The table which details each periodic payment over the life of a loan. It shows the portions of principal and interest for each payment and the principal balance after each payment, as well as the total interest paid to date.

annual percentage rate (APR)

A standardized measure of the actual credit cost of a loan expressed as a percentage rate on a annual basis. Unlike the interest rate which dictates the rate of interest charged on the unpaid balance for each payment, the APR takes additional finance costs, such as loan "points" and closing costs into account, and always shows a true rate that is higher than the interest rate. The APR is calculated according to rules established as part of the federal Truth-in-Lending Act.

application (loan)

The Uniform Residential Loan Application is a standard Freddie Mac form. see the application here


A declaration of the estimated value of real estate.

appraised value

An appraiser’s estimated value of a specific property.


An appraiser acts as an impartial person whose job it is to determine home value by gathering, analyzing, and applying information pertinent to a property.


An increase in the value of property over time.


Rights and duties related to the land itself and not to the particular individuals who may have created them.

arbitration (mediation)

In Las Vegas the standard real estate contract includes: "Before any legal action is taken to enforce any term or condition under this Agreement, the parties agree to engage in mediation, a dispute resolution process, through GLVAR. Notwithstanding the foregoing, in the event the buyer finds it necessary to file a claim for specific performance, this paragraph shall not apply."


(see adjustable-rate mortgage)


A hazardous material, has been used in more than 3,000 different construction materials and manufactured products, including many found in homes. This material could have been installed in homes through the 1980s. There is no standard for disclosing or inspecting asbestos. Buyer beware.


In the present condition. To advertise a property “for sale as is” informs potential buyers that the seller will not correct any defects, visible or not. This does not release the seller from disclosing defects.see Seller's Real Property Disclosure Form"


The creation of a tract by combining adjoining lots. Usually done to increase the total value or to accommodate larger development projects.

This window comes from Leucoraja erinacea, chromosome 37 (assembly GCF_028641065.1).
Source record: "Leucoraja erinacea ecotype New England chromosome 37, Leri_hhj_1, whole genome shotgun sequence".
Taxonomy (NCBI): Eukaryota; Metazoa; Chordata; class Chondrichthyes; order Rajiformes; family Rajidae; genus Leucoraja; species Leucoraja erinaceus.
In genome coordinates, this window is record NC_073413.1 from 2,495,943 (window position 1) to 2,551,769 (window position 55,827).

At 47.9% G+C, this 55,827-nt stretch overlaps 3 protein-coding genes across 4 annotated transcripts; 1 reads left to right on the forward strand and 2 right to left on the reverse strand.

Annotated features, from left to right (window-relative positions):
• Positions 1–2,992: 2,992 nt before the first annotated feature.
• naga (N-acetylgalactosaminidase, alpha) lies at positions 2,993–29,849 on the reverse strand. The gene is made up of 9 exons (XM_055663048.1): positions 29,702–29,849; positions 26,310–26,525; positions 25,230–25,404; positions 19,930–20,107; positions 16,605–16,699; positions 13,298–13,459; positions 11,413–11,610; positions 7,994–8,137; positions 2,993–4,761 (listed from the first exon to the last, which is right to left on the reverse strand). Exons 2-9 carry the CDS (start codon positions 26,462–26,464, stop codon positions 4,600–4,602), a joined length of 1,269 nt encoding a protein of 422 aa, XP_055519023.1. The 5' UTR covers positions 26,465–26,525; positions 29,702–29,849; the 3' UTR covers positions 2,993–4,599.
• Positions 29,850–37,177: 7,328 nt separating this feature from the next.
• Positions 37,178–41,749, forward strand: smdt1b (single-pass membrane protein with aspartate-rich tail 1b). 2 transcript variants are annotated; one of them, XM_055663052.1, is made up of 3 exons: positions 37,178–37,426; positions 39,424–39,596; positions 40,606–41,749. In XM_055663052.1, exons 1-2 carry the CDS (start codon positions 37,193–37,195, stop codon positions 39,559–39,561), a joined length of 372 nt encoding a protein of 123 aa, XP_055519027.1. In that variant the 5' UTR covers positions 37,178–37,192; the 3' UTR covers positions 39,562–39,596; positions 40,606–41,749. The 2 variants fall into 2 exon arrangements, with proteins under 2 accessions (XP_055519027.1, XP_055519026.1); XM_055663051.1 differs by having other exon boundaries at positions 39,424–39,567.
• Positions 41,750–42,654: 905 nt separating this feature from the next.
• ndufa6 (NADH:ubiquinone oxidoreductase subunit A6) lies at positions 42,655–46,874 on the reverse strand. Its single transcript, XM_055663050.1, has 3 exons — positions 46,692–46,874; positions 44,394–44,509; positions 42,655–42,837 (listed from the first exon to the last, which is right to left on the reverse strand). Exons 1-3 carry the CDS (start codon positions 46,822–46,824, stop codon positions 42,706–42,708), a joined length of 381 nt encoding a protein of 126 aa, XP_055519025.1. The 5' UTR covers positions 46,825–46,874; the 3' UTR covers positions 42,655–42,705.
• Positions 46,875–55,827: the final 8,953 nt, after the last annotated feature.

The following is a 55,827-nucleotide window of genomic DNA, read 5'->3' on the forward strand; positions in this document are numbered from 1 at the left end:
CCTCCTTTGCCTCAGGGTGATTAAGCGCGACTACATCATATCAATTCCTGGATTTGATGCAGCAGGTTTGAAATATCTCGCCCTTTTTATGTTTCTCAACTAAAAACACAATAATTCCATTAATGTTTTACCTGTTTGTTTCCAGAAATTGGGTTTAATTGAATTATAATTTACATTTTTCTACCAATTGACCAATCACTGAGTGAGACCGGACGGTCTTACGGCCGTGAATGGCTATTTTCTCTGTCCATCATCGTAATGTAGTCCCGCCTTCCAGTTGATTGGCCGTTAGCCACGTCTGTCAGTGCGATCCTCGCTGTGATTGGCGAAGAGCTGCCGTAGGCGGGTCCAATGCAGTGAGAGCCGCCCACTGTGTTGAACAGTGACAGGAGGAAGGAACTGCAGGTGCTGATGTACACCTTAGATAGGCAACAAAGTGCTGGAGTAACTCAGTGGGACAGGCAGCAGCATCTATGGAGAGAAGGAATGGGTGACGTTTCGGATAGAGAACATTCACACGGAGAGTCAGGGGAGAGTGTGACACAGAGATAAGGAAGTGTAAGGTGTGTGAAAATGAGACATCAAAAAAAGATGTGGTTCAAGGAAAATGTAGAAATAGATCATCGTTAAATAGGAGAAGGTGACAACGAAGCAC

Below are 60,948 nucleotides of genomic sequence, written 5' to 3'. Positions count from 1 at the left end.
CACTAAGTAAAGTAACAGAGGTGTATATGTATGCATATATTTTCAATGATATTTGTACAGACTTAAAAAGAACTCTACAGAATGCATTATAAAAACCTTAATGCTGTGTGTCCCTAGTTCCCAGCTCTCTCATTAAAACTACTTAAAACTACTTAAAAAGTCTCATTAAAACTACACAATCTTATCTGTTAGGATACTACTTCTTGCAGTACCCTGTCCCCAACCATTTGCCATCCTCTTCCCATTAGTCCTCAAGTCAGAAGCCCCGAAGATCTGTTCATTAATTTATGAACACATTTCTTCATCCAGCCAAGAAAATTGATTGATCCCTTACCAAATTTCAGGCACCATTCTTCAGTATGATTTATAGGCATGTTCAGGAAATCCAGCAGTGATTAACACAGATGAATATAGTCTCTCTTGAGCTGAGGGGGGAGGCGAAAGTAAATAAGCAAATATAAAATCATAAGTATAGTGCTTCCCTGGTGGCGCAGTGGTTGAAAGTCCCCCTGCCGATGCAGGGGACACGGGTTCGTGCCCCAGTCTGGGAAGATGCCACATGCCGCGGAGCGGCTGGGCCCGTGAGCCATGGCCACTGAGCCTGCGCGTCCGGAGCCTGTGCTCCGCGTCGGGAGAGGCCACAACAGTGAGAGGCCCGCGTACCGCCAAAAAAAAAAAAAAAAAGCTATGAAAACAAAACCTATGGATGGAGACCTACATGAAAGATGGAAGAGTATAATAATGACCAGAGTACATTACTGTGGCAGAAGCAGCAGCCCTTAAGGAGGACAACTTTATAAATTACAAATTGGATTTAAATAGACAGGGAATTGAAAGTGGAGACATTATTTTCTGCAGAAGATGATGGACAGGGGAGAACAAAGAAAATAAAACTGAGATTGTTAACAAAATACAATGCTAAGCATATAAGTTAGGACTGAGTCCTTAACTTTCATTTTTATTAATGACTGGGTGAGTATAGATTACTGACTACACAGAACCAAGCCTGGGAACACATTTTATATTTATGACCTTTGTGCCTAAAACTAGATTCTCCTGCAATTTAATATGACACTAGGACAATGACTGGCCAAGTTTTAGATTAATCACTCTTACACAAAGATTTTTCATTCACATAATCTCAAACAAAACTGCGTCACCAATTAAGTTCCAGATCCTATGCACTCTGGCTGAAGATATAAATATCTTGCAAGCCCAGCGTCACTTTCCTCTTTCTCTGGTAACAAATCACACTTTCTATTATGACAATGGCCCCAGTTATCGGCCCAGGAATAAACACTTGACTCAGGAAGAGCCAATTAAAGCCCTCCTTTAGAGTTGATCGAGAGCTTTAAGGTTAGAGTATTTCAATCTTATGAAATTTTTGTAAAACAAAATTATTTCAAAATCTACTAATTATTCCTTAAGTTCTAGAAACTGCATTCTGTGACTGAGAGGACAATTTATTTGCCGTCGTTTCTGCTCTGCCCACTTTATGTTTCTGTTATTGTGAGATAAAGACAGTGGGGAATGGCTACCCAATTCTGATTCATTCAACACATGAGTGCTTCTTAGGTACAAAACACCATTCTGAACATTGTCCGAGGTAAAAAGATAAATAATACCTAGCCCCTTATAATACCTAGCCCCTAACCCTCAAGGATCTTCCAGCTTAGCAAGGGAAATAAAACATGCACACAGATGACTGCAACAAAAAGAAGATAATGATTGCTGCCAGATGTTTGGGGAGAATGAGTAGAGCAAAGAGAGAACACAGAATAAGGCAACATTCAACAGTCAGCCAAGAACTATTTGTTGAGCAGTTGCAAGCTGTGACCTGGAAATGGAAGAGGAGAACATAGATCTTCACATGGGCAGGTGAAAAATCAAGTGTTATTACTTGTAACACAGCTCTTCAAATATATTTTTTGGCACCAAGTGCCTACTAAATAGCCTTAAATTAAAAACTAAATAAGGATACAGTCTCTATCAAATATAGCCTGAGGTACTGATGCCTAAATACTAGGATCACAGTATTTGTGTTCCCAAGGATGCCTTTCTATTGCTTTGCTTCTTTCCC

assessed value

The value of a property as determined by an assessor. In Clark County, property taxes are based on assessed value.


A tax, levy, or fee imposed on real estate, such as the property tax. Based on established rates.


The agency charged with assessments against real estate.


An owned item having value, such as real estate.


A documented transfer of property, a claim, a right, or ownership of an obligation such as a mortgage, bond, or lease.

associate broker

A person who is licensed as a broker by the state, but who works for a principal broker.

assumable mortgage

A mortgage which can be transferred along with the property under obligation. The new owner of the property assumes responsibility for the payments, and is bound to the terms and obligations of the mortgage.


In the case of a mortgage, the subsequent taking over of the terms, conditions, and responsibility for payment of an existing mortgage by a new borrower. Usually as a result of the transfer of real estate.


--- The legally ordered taking of property or earnings into legal custody to satisfy a debt.


One who has written authority (usually by a power of attorney) to act on behalf of another, whether or not the attorney-in-fact is an actual attorney at law.

automated underwriting

A particular computerized system for doing automated underwriting. Mortgage insurers and some large lenders have developed such systems, but the most widely used are Fannie Mae’s “Desktop Underwriter” and Freddie Mac’s “Loan Prospector.”

automatic extension

Typically, a clause in a real estate offer-to-purchase contract that allows for a automatic extension of the closing date.


A sudden movement of soil due to flood, earthquake, or shift in the course of a boundary stream.